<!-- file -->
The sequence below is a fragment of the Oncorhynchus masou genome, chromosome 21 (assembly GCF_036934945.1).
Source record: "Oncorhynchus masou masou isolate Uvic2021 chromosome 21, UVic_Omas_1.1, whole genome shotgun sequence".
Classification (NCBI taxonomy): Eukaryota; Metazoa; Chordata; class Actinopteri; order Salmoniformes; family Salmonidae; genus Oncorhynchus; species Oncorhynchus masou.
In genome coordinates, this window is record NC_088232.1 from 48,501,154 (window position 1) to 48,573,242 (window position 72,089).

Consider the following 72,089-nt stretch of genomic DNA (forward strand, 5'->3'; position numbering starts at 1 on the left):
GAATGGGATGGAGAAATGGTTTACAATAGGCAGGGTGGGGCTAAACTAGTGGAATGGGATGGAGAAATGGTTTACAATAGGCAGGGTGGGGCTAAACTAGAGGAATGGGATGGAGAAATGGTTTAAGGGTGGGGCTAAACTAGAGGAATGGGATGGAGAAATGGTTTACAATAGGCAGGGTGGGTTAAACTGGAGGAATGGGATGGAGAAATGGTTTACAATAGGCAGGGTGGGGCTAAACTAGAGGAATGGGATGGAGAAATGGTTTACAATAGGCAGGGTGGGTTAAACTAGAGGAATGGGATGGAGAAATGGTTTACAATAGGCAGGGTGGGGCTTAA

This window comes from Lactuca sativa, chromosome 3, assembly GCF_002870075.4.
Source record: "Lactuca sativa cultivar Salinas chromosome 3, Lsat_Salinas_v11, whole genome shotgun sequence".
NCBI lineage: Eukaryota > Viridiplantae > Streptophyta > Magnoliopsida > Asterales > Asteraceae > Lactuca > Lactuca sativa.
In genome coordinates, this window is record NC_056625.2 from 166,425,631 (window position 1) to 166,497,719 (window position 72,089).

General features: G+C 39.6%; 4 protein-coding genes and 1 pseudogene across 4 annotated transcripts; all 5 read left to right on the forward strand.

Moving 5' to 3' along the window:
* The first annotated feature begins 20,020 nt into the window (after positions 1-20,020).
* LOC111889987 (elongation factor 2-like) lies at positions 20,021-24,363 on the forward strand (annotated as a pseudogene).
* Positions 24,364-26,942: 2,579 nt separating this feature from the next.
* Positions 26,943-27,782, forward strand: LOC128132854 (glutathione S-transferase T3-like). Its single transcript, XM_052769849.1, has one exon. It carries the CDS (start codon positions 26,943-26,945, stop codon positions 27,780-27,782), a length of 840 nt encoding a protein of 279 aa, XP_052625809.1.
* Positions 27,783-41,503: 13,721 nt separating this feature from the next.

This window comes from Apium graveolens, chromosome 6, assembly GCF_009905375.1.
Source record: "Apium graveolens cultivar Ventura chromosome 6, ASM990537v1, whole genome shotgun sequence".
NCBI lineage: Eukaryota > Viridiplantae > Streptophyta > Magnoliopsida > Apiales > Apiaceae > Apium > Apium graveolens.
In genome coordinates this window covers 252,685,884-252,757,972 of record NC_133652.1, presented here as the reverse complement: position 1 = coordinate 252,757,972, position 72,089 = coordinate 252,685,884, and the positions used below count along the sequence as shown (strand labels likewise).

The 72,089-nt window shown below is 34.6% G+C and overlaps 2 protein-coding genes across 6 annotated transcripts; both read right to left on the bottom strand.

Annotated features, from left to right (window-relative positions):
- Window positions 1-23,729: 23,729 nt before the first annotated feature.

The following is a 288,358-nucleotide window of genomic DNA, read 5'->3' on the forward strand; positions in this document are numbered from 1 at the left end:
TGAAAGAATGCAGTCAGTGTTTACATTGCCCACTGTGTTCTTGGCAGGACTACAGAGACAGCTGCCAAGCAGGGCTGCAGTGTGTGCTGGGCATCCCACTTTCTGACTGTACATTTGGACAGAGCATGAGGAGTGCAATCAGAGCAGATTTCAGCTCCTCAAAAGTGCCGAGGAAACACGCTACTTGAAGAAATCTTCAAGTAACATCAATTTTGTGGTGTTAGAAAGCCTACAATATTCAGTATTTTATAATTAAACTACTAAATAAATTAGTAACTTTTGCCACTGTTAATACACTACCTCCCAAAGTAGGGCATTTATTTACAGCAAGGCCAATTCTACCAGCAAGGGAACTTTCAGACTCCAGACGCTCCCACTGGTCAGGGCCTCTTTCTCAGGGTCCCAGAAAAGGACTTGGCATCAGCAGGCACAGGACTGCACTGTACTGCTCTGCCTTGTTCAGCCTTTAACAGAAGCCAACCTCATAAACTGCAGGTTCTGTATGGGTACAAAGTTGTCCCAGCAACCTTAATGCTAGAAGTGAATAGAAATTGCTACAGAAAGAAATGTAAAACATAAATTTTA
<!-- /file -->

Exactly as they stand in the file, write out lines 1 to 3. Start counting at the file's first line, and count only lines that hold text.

The sequence below is a fragment of the Oncorhynchus masou genome, chromosome 21 (assembly GCF_036934945.1).
Source record: "Oncorhynchus masou masou isolate Uvic2021 chromosome 21, UVic_Omas_1.1, whole genome shotgun sequence".
Classification (NCBI taxonomy): Eukaryota; Metazoa; Chordata; class Actinopteri; order Salmoniformes; family Salmonidae; genus Oncorhynchus; species Oncorhynchus masou.